Reaching peak performance in the workplace

THINKING about taking on a new role? Have you been getting calls from the headhunters lately? If so I’d advise you look before you leap – starting in a new role is a high-risk activity.

The focus this week is on what to do when you’re facing your next career mountain.

As we learned last week, up to 40 per cent of newly appointed leaders fail in their new roles, according to consulting firm Manchester Partners. Why?

Think about the realities of beginning a new role: a new environment; a new team with a new agenda; a new boss; and new priorities – that’s a pretty big learning curve, most of which won’t be spelled out in the job description. As a client of mine, one who started a new role two months ago, said to me this week: “I’ve learned that there’s no blueprint for success in this role – I have to create my own”.

In my past work as a recruitment consultant I was able to observe the challenges a typical manager faces when moving into a new role. I believe that most job changers make two big mistakes.

First, they don’t stop to analyse what success looks like in the new position, and whether this is in alignment with what they really want. They’re too often seduced into the new role by a great offer, without considering how the role aligns with their value system, life priorities or higher purpose. You see it all the time – moving away from what they don’t want, rather than towards what they do. This ultimately results in the new role being a lot of hard work with not a lot of satisfaction – a good recipe for disaster.

Second, they don’t ask the hard questions, either at interview stage or soon after starting. Questions like: “What tangible results will be expected of me in the first year?”; “How will my performance be measured – both officially and unofficially?”; and “Who will support me, and who will hinder my progress?” Yes, hard questions.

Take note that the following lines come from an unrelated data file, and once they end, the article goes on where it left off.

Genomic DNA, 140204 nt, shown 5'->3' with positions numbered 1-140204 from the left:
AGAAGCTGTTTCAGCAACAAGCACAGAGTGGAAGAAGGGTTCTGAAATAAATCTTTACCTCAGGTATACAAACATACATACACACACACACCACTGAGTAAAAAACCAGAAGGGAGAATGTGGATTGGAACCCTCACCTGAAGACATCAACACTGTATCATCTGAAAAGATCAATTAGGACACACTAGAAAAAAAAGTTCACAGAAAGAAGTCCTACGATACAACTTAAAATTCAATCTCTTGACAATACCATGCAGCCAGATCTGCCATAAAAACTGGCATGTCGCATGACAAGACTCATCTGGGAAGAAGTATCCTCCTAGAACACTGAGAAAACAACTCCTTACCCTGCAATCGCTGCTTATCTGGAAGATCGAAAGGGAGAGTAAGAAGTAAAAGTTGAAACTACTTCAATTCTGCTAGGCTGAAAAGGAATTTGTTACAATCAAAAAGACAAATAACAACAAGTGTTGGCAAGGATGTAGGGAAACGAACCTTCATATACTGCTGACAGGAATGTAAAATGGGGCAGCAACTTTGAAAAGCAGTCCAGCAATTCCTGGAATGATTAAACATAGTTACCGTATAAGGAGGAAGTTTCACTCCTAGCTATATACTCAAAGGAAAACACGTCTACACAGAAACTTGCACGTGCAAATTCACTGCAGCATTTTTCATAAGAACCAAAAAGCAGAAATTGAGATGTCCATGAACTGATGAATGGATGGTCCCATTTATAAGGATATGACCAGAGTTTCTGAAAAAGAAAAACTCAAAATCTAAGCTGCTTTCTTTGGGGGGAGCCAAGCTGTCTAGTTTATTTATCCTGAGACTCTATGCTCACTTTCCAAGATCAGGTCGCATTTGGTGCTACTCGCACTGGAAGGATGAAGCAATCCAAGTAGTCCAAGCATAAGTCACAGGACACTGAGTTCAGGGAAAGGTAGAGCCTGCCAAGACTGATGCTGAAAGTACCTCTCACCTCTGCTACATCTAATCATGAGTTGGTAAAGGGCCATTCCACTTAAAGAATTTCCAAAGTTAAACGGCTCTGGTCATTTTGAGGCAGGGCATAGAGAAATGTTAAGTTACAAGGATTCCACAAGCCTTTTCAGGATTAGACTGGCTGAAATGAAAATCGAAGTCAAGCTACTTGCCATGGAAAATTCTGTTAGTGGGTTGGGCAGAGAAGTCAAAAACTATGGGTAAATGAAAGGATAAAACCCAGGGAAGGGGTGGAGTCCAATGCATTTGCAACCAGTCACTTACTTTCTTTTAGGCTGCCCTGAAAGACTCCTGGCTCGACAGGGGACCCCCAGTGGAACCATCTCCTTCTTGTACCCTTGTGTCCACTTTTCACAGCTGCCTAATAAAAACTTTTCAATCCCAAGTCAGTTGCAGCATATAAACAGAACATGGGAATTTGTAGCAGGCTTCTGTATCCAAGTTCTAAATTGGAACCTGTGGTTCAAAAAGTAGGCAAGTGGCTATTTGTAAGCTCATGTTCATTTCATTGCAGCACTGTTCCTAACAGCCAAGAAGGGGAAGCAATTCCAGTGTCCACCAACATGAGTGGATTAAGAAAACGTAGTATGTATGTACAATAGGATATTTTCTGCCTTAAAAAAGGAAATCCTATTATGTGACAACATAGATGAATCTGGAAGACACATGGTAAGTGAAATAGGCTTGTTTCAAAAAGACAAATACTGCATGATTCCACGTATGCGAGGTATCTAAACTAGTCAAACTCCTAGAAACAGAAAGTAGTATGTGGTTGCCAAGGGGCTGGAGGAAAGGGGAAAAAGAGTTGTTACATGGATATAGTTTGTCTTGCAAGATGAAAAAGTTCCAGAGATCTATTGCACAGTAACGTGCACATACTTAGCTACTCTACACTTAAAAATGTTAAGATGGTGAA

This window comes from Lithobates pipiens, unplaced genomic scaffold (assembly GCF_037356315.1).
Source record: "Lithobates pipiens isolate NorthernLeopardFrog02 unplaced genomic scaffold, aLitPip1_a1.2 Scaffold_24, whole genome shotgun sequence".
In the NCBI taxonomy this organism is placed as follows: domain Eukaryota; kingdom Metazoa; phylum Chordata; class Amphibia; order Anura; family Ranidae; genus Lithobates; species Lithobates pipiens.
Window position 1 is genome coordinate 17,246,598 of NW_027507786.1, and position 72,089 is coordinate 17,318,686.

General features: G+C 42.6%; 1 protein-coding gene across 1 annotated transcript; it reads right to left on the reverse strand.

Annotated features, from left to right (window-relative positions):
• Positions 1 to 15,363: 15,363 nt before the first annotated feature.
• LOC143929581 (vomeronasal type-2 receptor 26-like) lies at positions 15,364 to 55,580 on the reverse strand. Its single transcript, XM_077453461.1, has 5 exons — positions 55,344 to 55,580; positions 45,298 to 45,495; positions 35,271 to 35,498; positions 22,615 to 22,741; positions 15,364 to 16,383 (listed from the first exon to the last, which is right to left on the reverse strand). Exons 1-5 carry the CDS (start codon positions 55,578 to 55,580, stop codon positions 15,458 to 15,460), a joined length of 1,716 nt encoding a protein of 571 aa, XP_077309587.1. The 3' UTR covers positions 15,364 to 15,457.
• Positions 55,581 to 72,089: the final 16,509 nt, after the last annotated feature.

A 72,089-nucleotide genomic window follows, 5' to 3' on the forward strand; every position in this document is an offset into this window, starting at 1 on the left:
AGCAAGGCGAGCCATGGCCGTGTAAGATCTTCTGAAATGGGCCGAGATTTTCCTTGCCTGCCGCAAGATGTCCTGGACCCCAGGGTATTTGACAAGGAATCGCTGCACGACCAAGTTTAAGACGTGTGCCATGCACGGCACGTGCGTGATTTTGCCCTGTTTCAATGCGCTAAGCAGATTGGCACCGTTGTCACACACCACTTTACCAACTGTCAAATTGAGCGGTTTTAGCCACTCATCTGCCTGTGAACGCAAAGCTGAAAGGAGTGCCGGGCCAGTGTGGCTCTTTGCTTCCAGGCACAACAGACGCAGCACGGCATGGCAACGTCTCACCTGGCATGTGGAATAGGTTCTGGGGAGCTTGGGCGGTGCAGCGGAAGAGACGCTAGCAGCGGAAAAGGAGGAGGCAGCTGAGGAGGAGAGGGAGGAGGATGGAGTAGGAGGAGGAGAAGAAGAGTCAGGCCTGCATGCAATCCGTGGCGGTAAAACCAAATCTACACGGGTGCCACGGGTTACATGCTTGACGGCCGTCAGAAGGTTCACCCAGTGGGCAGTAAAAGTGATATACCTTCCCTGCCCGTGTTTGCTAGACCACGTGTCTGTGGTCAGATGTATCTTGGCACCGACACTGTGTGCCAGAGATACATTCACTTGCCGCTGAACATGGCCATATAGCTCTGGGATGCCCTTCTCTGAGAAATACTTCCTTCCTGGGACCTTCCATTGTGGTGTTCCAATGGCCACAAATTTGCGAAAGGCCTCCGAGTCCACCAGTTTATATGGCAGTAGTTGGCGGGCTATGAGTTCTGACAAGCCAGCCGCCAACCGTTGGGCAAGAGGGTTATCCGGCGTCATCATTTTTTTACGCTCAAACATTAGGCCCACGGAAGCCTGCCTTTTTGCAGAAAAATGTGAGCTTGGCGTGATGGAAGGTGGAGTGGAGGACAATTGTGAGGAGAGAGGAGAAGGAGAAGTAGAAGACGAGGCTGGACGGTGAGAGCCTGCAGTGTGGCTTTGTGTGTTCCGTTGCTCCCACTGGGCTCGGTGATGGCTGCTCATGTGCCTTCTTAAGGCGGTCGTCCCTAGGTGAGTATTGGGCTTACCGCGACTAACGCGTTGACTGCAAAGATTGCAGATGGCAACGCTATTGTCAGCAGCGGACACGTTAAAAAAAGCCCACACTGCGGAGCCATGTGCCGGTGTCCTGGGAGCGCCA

To get the answers takes time, and often time is what a newly appointed manager lacks. Hence the newly appointed leader’s dilemma – to deliver early results while learning the ropes and learning new skills.

Here are three practical tips for when you’re facing your next career challenge.

Have direction. Know where you’re going and why. Define clear personal and organisational goals for the results you seek. Make them attractive goals – build in a ‘what’s in it for me’ factor to increase your motivation. Ensure that your goals are aligned with the top priorities of the role, otherwise you may climb the ladder only to find it’s leaning against the wrong wall.

Map the territory. I’ve recently coached a senior manager who was parachuted into a newly created project management role nested in a politically hostile environment. She was clear on her objectives, however she knew that to succeed in the role she needed to win the political game as well.

Together, we ‘mapped the territory’, identifying who was crucial to her success, rating the quality of the relationships as they stood, and creating strategies to develop the relationships to where they needed to be.

This allowed her to proactively approach the key people and build bridges, ultimately resulting in her project being embraced organisation-wide. Without taking the time to learn her surroundings, she may well have never had a chance, regardless of how clear her goals were.

Stay sharp. As you move into your new role, you’ll most likely have a lot of extra energy, stemming from your enthusiasm. As with all honeymoons, this too will pass, and you’ll soon need to sustain your pace in another way. It is crucial to ensure you maintain a healthy balance so you don’t burn out a few months into the role. Setting goals that are non-work related can help you achieve this.

Don’t be afraid to make a few mistakes. They’re the fastest way to move forward. But make sure you learn from them before moving on.

Making time for reflection can help you learn the lessons, as well as help you track your progress – if you’re off track, it’s better to know sooner rather than later. And, as you achieve milestones, you get to celebrate them, rather than rush on by.

Have direction, map the territory, stay sharp. Simple strategies for maximising success and minimising risk in your new role. Don’t leave your old job without them.

p Next week: How management can get the best out of its people.

p Digby Scott is director of The Catalyst Group. He can be contacted on 9385 0888 or

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